Universal Pictures vice chairman and COO Rick Finkelstein has died, the studio confirmed on Wednesday. He was 64.
The longtime executive, who had overseen the worldwide home entertainment and television distribution activities of Universal Pictures, had been battling cancer.
NBCUniversal vice chairman Ron Meyer sent a memo to employees, saying: “I have some sad news to share with you today. Last night, after a long and difficult battle with cancer, our own Rick Finkelstein passed away. Our thoughts are with his family and loved ones. He has been a dear friend to many of us and was an important part of the success of this company. He will be missed.”
Finkelstein started out as an entertainment lawyer, practicing at Mitchell, Silverberg and Knupp from 1978 to 1986. Finkelstein then joined De Laurentiis Entertainment Group and became president of Nelson Films. He moved from Nelson to Polygram Filmed Entertainment, where he was responsible for integrating the shingle when it was merged into Universal.
He started at Universal Studios in 1999 as senior VP, corporate development and strategic planning but was soon named president of Universal Pictures. He was named chief operating officer in December 2000, then was elevated to Universal Pictures vice chair and exec VP of Universal Studios in 2006. In October 2009, his role was enhanced to that of key strategic adviser to the newly named chairman of Universal Pictures Adam Fogelson and co-chair Donna Langley. Most recently, he was vice chairman and COO of Universal Pictures before beginning a transition toward retirement in 2012.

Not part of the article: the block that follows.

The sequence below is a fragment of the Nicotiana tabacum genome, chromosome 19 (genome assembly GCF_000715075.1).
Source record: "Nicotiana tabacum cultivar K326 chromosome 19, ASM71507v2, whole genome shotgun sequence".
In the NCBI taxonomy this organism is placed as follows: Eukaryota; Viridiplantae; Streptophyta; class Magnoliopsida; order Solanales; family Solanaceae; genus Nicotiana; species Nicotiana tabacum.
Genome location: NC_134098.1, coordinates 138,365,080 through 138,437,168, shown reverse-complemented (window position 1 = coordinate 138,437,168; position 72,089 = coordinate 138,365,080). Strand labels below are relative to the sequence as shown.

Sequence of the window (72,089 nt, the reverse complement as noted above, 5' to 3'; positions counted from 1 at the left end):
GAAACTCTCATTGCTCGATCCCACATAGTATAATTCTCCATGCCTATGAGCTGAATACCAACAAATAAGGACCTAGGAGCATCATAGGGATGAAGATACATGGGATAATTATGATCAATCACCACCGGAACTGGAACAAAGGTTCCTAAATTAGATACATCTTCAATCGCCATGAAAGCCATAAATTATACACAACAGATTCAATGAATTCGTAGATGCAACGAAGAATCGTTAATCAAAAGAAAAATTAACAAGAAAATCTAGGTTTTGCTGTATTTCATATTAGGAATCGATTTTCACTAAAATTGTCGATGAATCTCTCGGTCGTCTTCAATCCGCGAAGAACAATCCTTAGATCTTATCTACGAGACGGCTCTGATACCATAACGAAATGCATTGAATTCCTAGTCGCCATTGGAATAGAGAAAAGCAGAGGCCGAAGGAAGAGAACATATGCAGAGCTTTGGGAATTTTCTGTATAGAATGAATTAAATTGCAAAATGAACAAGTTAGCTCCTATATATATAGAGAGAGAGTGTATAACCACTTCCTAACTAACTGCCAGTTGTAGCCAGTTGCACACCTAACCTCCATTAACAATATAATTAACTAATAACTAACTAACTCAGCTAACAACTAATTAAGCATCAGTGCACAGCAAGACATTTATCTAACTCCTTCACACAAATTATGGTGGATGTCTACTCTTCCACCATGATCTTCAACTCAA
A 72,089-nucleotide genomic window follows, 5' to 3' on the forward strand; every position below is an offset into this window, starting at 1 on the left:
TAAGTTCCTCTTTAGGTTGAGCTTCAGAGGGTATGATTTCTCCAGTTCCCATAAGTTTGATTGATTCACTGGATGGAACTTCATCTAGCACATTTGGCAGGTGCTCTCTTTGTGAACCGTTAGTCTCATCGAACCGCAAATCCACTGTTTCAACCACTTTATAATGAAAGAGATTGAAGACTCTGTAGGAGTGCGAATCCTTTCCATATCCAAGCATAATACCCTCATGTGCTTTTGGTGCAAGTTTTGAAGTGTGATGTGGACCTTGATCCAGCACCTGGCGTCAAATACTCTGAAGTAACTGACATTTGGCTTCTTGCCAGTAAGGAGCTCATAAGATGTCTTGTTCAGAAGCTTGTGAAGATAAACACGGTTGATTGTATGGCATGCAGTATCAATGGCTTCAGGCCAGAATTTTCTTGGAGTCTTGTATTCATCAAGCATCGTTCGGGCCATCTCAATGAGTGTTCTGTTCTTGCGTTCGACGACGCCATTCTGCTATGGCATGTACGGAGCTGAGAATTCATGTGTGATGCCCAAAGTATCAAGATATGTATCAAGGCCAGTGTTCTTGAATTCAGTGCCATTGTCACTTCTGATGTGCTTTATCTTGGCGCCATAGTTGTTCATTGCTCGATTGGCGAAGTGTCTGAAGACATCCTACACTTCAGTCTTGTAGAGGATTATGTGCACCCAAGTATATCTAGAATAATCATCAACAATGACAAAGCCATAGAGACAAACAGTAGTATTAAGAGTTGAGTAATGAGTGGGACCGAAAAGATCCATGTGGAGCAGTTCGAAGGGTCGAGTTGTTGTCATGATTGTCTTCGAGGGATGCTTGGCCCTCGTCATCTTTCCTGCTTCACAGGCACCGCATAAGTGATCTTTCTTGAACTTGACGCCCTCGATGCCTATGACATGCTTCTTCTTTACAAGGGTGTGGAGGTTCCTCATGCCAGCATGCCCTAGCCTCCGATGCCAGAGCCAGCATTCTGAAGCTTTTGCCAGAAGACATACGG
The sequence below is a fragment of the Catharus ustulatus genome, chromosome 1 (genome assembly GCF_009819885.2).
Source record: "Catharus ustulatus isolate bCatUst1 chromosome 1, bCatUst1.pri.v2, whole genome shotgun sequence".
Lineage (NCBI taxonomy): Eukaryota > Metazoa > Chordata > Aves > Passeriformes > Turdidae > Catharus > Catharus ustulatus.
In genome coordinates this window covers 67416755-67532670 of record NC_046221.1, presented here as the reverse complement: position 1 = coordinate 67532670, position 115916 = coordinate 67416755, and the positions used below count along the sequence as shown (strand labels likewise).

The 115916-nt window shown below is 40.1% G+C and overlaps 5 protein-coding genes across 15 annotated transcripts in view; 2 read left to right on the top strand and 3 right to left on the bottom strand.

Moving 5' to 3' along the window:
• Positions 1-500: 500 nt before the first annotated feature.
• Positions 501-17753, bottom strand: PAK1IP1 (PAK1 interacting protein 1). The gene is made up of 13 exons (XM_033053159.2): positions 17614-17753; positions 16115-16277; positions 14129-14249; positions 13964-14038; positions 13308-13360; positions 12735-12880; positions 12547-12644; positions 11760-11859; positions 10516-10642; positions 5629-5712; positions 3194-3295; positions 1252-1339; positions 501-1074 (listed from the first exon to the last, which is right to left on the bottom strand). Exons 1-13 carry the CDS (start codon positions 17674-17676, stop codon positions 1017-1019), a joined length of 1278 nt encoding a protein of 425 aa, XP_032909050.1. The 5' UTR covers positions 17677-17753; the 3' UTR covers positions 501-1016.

Finkelstein represented Universal on the board of the Motion Pictures Association of America as well as on the board of the American Cinematheque.
MPAA CEO Chris Dodd said in a statement, “He was a valuable voice on the MPAA board and deeply respected by his colleagues. Rick’s many contributions will not be forgotten.”
The exec survived a serious accident while skiing in Aspen in 2004 that broke his back and collapsed both lungs.
His remarkable recovery and return to skiing after years of rehab and many surgeries was the subject of a short film that played at the Sundance Film Fest in 2012, “The Movement: One Man Joins an Uprising.”